When Luna walks out of Herbology class that had with Ginny, her first action is to stroll up to Harry and tell him aloud that she believed him in his story about Lord Voldemort returning. Parvati and Lavender start laughing and Luna shrugs it all off, indifferent to the smirks of others and recalls with her own words.

“You can laugh. But people used to believe there were no such things as the Blibbering Humdinger or the Crumble-horned Snorkack!”

 Hermione says those people were right because those creatures of course do not exist. There are no such things as the Blibbering Humdinger or the Crumble-horned Snorcack. Luna, very offended was described as giving her a ‘withering look’ before walking away. Here is shown the second bit of tension between the two, all over whether the Quibbler is rubbish or not and whether her beliefs hold any merit. Harry asks her rather politely to not offend the only people who believe him but Hermione responds with even more impatience.

“Oh, for heaven’s sake, Harry, you can do better than her. “Ginny’s told me all about her; apparently, she’ll only believe in things as long as there’s no proof at all. Well, I wouldn’t expect anything else from someone whose father runs the Quibbler.”

Readers are taught in Deathly Hallows not to dismiss the Quibler so easily. The Quibbler generally prints what the Daily Prophet will not. Because the Daily Prophet is strongly pro-Ministry, it cannot be trusted to report any of the Ministry’s flaws and seeing as how the Quibbler was right about the Ministry in Deathly Hallows, it is even more possible than ever that perhaps Aquavirius Maggots and the Rotfang Conspiracy have some fruit. Soon enough, the Quibbler is the source of actual news.  

Luna has told me all about you
Luna has told me all about you, young lady,” said Xenophilius. “You are, I gather, not unintelligent, but painfully limited. Narrow. Close-minded.”

Even with people wise to the Ministry’s corruption in the last book, faith and reason once more clash but this time it reaches a definitive conclusion. Faith wins out and reason and skepticism fall short. This is seen when Hermione meets the man himself, the man responsible for the craziest beliefs Luna has to offer. Luna may now consider Hermione a dear friend while Hermione may have made peace with Luna. In Deathly Hallows she clashes tensely with Xenophilius Lovegood, Luna’s father and the editor of the famed Quibbler.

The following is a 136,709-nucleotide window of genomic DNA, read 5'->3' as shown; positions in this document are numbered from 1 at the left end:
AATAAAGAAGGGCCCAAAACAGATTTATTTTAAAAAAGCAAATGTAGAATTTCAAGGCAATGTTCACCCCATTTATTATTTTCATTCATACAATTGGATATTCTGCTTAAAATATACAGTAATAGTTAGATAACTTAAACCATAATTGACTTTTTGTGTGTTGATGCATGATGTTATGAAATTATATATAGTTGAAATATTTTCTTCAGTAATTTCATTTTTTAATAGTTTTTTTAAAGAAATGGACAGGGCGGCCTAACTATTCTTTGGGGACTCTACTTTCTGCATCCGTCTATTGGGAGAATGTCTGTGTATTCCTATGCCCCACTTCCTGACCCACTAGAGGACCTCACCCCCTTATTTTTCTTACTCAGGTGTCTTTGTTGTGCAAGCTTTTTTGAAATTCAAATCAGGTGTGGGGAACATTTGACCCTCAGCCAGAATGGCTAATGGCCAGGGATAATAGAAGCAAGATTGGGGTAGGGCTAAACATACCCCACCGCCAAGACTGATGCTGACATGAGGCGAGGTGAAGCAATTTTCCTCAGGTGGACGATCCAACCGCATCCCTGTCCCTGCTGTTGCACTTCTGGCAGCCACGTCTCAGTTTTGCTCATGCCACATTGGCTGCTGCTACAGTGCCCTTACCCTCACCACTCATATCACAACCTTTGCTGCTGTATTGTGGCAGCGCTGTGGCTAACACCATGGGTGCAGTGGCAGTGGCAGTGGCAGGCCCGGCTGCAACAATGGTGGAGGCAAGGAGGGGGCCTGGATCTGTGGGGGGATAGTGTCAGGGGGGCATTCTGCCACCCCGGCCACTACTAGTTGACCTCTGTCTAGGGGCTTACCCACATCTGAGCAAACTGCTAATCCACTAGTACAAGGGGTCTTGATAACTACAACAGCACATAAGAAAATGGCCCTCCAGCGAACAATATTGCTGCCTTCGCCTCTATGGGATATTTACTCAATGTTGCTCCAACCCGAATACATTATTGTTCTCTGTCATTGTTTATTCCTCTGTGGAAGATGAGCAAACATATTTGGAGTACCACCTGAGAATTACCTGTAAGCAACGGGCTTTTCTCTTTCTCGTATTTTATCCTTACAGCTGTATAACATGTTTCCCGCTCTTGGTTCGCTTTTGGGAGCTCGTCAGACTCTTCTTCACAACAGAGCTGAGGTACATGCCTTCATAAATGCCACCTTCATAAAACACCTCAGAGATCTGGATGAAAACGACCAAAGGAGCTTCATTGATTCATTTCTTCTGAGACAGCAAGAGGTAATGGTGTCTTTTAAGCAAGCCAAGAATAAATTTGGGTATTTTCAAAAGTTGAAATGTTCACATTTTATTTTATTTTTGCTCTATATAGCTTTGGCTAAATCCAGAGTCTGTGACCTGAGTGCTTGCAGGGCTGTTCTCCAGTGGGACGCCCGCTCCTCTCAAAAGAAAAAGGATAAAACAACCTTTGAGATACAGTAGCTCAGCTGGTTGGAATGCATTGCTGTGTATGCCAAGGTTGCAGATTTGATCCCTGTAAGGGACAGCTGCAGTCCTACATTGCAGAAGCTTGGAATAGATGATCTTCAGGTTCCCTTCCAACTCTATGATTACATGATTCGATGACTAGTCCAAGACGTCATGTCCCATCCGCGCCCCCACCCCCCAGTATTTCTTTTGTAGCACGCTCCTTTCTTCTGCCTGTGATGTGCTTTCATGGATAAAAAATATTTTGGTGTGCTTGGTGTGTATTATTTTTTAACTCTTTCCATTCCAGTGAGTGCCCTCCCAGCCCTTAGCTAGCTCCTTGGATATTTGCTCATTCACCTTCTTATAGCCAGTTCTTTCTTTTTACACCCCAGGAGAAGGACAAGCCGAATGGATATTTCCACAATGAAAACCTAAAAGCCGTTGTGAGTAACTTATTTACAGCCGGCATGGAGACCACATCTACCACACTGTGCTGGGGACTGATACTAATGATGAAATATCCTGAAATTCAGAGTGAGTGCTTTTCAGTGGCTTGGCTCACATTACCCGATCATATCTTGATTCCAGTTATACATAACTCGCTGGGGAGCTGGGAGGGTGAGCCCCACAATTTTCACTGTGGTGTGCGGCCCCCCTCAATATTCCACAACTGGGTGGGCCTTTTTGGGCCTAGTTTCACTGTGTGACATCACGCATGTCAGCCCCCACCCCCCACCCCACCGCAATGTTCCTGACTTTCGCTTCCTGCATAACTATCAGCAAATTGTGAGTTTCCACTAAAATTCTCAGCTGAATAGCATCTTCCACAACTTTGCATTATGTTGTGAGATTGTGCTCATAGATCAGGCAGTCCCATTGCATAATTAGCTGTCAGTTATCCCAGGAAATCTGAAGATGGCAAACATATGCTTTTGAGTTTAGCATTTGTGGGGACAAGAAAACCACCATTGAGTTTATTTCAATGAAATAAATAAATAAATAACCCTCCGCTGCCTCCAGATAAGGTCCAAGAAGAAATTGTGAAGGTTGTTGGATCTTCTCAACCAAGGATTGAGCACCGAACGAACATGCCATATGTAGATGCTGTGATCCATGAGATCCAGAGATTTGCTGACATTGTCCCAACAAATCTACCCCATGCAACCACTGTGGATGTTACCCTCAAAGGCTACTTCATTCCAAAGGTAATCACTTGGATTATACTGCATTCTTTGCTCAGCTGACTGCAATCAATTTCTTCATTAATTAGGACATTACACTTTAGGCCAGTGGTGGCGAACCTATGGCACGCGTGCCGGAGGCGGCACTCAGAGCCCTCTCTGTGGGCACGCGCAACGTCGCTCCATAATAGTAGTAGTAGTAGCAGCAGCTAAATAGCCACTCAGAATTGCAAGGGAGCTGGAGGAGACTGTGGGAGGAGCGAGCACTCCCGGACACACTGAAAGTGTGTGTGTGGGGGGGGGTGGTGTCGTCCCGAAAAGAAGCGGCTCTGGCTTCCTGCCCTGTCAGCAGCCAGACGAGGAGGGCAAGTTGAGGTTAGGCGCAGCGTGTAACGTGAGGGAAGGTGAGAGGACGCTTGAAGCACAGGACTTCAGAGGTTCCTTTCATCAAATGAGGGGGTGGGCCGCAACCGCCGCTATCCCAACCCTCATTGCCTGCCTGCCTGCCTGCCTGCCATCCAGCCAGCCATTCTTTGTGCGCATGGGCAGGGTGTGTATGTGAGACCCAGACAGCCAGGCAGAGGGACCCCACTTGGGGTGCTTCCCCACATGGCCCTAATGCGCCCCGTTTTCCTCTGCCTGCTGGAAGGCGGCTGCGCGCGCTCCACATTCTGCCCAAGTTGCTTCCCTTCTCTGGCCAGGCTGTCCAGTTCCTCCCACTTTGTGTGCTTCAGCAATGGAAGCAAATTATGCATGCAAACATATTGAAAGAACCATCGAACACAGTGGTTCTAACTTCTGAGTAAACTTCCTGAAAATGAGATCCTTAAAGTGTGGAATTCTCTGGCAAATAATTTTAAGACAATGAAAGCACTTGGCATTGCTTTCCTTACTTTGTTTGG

How would anyone react if they are told that the famous magic mirror from Snow White is an actual object? How would one react if they find the actual tower with no entrance and a lock of golden hair at the base? In the Wizarding world, it is not a Fairy Tale but a legendary object. The talk goes to the Tale of the Three Brothers and the objects known as the Deathly Hallows, the namesake of the book. Xenophilius suggests that the three supposed Fairy tale items actually exist under the name The Deathly Hallows.

Hermione is extremely skeptical of this and so, at first is Ron. She is incredulous that Xenophilius actually believes that those objects exist. An Invisibility cloak is one thing and she notes there are many of them but Xenophilius shoots her down with the fabled true cloak that never wears out. A cloak they realize almost immediately after is Harry’s cloak. She finds little argument concerning the Elder Wand as she knows full well that extra powerful wands were reputed to exist throughout Wizarding history. Her beef is with none other than that which requires the most faith. The Resurrection Stone.

“He saw concern and something less easily definable in Hermione’s expression. Then, as she glanced at Ron, Harry saw that it was fear: He had scared her with his talk of living with dead people.”

For the first time in an argument, Hermione is actually scared of the very idea of resurrecting the dead and talking and living with them. She is frightened when Harry remembers seeing it in Gaunt’s memory. She is terrified that the stone itself may actually be in the Snitch, in working condition. And she puts her best argument up when Xenophilius challenges her to prove that it does not exist.

“But that’s- I’m sorry, but that’s completely ridiculous! How can I possibly prove it doesn’t exist? Do you expect me to get hold of- of all the pebbles in the world and test them? I mean, you could claim anything’s real if the only basis for believing in it is that nobody’s proved it doesn’t exist!”


“Yes, you could,” said Xenophilius. “I am glad to see that you are opening your mind a little.”

It so happens that the frightened Hermione Granger was, for the first time wrong. Through her intelligence on books and wand work, she is indeed painfully limited in the areas of abstract magic. She cannot see in Divination despite the fact that Trelawney obviously can nor can she understand that the Deathly Hallows do in fact exist. In fact, she was not even open to the idea. She rejected it outright and when one was proved to exist, she ignored it and jumped to another. She put so many lines of defense up to reject the idea and Xenophilius alone could shoot down all but one. In the very end of the book, Harry shoots down the last of them.